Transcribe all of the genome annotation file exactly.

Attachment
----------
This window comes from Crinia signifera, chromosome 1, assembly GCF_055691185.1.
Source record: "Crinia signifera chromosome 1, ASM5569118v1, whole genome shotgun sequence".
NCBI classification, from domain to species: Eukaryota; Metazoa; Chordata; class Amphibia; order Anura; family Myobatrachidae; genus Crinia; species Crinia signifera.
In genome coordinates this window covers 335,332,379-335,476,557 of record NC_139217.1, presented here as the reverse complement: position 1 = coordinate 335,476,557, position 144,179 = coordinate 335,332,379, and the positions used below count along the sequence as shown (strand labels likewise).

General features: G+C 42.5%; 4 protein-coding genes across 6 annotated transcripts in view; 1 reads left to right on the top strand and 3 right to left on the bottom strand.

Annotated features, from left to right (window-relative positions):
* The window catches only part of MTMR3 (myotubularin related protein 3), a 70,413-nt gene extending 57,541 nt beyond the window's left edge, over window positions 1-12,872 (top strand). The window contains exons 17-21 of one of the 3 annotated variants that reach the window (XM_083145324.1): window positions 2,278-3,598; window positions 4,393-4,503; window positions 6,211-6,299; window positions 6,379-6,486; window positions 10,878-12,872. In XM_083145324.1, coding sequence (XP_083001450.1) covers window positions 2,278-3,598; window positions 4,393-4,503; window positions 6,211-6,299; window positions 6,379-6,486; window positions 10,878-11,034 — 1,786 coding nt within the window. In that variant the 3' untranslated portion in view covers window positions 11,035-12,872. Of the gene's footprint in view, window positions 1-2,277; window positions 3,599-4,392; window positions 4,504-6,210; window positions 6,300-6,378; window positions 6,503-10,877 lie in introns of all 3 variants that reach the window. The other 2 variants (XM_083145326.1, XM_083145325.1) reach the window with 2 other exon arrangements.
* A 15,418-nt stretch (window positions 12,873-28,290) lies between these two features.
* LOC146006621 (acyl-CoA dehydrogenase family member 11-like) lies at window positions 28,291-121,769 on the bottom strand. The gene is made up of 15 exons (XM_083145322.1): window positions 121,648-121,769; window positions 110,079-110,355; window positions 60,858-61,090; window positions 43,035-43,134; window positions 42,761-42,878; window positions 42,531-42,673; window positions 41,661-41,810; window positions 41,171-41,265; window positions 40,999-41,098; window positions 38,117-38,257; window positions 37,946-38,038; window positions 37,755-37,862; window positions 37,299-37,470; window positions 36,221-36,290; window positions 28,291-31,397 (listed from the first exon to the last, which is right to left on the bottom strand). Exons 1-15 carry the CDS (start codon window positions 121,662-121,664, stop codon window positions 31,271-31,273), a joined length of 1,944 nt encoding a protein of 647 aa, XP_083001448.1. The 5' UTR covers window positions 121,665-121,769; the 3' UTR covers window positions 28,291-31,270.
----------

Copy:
This window comes from Crinia signifera, chromosome 1, assembly GCF_055691185.1.
Source record: "Crinia signifera chromosome 1, ASM5569118v1, whole genome shotgun sequence".
NCBI classification, from domain to species: Eukaryota; Metazoa; Chordata; class Amphibia; order Anura; family Myobatrachidae; genus Crinia; species Crinia signifera.
In genome coordinates this window covers 335,332,379-335,476,557 of record NC_139217.1, presented here as the reverse complement: position 1 = coordinate 335,476,557, position 144,179 = coordinate 335,332,379, and the positions used below count along the sequence as shown (strand labels likewise).

General features: G+C 42.5%; 4 protein-coding genes across 6 annotated transcripts in view; 1 reads left to right on the top strand and 3 right to left on the bottom strand.

Annotated features, from left to right (window-relative positions):
* The window catches only part of MTMR3 (myotubularin related protein 3), a 70,413-nt gene extending 57,541 nt beyond the window's left edge, over window positions 1-12,872 (top strand). The window contains exons 17-21 of one of the 3 annotated variants that reach the window (XM_083145324.1): window positions 2,278-3,598; window positions 4,393-4,503; window positions 6,211-6,299; window positions 6,379-6,486; window positions 10,878-12,872. In XM_083145324.1, coding sequence (XP_083001450.1) covers window positions 2,278-3,598; window positions 4,393-4,503; window positions 6,211-6,299; window positions 6,379-6,486; window positions 10,878-11,034 — 1,786 coding nt within the window. In that variant the 3' untranslated portion in view covers window positions 11,035-12,872. Of the gene's footprint in view, window positions 1-2,277; window positions 3,599-4,392; window positions 4,504-6,210; window positions 6,300-6,378; window positions 6,503-10,877 lie in introns of all 3 variants that reach the window. The other 2 variants (XM_083145326.1, XM_083145325.1) reach the window with 2 other exon arrangements.
* A 15,418-nt stretch (window positions 12,873-28,290) lies between these two features.
* LOC146006621 (acyl-CoA dehydrogenase family member 11-like) lies at window positions 28,291-121,769 on the bottom strand. The gene is made up of 15 exons (XM_083145322.1): window positions 121,648-121,769; window positions 110,079-110,355; window positions 60,858-61,090; window positions 43,035-43,134; window positions 42,761-42,878; window positions 42,531-42,673; window positions 41,661-41,810; window positions 41,171-41,265; window positions 40,999-41,098; window positions 38,117-38,257; window positions 37,946-38,038; window positions 37,755-37,862; window positions 37,299-37,470; window positions 36,221-36,290; window positions 28,291-31,397 (listed from the first exon to the last, which is right to left on the bottom strand). Exons 1-15 carry the CDS (start codon window positions 121,662-121,664, stop codon window positions 31,271-31,273), a joined length of 1,944 nt encoding a protein of 647 aa, XP_083001448.1. The 5' UTR covers window positions 121,665-121,769; the 3' UTR covers window positions 28,291-31,270.